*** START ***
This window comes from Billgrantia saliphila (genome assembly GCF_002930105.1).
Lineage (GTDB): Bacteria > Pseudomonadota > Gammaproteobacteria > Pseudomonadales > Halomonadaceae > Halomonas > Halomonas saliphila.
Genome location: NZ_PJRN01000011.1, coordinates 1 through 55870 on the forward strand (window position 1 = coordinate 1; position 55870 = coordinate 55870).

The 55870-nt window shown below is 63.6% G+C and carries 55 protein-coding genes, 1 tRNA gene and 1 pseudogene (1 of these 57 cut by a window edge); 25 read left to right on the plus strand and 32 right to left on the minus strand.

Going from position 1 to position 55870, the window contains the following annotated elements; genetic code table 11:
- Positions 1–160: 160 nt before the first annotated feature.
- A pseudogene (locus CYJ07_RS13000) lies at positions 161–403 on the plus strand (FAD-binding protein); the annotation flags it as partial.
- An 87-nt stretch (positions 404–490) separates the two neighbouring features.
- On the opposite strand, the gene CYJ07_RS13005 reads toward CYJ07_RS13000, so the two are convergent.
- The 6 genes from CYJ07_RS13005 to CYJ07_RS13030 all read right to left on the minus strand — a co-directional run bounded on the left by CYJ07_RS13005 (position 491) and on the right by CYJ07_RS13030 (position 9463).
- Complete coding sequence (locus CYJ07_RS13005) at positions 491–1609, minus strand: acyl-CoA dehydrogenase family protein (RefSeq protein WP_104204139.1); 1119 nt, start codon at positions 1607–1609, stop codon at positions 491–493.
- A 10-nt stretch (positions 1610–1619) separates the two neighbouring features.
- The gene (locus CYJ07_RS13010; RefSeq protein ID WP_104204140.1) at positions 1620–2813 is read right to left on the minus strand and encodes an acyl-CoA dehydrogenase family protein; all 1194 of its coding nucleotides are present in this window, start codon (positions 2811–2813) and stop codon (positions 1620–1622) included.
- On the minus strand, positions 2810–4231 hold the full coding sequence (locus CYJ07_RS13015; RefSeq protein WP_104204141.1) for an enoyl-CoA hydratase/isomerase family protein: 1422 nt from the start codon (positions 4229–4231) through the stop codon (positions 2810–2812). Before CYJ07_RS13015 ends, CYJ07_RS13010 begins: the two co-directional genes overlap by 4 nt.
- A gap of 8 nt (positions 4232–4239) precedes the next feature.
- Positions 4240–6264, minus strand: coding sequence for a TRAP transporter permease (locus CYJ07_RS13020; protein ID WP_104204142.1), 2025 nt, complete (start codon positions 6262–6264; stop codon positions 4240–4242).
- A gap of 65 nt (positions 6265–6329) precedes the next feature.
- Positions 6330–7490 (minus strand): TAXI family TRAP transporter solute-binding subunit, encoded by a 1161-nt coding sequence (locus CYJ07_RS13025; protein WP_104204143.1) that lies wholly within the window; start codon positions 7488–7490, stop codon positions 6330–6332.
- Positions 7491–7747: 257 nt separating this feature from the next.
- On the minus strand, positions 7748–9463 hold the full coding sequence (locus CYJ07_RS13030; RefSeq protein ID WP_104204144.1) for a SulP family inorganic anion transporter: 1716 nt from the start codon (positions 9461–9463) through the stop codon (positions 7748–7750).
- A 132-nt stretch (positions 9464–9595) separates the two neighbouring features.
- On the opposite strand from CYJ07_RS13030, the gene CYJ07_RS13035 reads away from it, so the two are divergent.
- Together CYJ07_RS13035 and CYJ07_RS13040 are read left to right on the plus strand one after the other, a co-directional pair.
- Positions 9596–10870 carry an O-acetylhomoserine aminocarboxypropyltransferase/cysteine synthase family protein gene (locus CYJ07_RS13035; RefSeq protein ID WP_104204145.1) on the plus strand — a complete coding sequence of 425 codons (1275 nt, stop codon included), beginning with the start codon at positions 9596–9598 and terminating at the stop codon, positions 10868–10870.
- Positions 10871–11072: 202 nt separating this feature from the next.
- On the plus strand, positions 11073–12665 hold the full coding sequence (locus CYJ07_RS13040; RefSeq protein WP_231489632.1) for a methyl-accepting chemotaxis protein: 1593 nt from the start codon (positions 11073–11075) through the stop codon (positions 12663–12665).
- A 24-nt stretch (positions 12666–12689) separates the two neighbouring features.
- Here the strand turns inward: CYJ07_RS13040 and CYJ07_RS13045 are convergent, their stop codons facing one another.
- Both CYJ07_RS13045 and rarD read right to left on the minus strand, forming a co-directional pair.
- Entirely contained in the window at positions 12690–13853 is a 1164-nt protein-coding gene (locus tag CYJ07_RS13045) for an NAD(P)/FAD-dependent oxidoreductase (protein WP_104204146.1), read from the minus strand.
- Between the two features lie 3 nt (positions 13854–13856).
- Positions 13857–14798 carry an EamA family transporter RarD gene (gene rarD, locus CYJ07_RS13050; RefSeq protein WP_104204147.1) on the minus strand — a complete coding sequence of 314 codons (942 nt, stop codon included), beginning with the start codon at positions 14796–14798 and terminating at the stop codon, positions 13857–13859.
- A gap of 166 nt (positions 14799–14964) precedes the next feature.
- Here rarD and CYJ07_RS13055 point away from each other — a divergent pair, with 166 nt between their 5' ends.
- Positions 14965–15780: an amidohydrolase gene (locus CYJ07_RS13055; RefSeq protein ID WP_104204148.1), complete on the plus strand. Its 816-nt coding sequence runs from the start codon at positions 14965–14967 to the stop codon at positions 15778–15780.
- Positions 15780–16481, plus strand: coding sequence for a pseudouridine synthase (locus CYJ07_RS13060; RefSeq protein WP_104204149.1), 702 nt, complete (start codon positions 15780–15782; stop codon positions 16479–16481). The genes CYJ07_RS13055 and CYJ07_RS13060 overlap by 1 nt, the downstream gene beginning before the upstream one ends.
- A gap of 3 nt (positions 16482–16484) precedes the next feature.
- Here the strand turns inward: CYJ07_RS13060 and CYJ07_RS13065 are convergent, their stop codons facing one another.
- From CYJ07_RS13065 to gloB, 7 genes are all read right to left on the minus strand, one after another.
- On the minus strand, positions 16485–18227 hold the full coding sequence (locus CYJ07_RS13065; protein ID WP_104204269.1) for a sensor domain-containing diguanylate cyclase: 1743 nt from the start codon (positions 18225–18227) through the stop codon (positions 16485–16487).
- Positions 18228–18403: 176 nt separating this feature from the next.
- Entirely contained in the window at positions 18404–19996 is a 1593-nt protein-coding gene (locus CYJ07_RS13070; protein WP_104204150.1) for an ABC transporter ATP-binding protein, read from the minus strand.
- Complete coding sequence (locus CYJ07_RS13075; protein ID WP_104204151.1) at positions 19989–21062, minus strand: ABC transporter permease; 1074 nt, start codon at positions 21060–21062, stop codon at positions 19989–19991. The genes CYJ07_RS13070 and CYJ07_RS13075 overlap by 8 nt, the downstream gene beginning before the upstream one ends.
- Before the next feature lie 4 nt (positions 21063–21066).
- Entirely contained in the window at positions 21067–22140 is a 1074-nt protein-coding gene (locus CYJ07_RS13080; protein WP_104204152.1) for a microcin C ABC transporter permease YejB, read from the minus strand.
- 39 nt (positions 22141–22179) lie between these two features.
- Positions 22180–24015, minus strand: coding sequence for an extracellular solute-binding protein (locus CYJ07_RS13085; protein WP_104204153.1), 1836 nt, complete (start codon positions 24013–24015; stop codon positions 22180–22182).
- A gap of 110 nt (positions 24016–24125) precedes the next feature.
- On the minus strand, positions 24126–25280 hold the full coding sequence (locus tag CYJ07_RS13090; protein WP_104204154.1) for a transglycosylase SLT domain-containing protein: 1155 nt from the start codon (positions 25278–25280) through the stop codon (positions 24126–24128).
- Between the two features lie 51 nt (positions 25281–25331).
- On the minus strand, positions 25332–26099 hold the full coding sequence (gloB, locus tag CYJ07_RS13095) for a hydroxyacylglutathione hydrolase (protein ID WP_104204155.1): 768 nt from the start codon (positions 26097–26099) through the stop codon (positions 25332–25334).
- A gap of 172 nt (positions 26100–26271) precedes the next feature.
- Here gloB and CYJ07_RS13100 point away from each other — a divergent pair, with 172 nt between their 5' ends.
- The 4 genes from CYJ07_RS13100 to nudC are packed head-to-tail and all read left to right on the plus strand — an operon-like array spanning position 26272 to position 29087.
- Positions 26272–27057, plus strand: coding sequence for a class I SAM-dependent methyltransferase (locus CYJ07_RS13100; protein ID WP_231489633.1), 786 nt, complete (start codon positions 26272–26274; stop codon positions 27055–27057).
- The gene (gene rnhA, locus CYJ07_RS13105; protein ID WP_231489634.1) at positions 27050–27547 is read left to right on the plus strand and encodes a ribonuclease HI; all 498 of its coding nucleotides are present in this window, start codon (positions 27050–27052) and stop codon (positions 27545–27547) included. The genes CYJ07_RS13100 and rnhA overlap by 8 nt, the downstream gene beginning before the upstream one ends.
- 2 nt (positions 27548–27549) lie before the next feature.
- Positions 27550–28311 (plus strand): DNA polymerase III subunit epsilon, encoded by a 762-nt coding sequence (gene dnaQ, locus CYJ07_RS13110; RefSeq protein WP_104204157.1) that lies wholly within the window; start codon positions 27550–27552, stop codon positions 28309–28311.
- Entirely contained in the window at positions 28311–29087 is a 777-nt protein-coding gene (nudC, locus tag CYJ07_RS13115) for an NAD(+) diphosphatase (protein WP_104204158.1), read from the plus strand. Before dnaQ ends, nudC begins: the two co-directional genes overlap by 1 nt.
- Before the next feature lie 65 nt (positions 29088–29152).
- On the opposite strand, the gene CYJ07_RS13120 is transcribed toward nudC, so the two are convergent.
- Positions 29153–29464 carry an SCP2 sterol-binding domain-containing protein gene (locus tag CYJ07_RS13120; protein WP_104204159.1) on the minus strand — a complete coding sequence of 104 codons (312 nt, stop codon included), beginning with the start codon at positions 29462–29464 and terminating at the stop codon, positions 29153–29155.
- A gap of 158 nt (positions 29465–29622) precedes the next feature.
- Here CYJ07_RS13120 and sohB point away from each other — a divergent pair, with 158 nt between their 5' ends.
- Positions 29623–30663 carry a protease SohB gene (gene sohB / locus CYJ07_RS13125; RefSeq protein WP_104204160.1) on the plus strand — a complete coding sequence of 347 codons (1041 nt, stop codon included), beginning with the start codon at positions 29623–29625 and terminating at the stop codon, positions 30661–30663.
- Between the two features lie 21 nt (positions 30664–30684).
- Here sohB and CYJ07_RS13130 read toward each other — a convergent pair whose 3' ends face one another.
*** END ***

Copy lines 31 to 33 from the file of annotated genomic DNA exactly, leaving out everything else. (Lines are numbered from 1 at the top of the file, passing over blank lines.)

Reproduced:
- Between the two features lie 3 nt (positions 13854–13856).
- Positions 13857–14798 carry an EamA family transporter RarD gene (gene rarD, locus CYJ07_RS13050; RefSeq protein WP_104204147.1) on the minus strand — a complete coding sequence of 314 codons (942 nt, stop codon included), beginning with the start codon at positions 14796–14798 and terminating at the stop codon, positions 13857–13859.
- A gap of 166 nt (positions 14799–14964) precedes the next feature.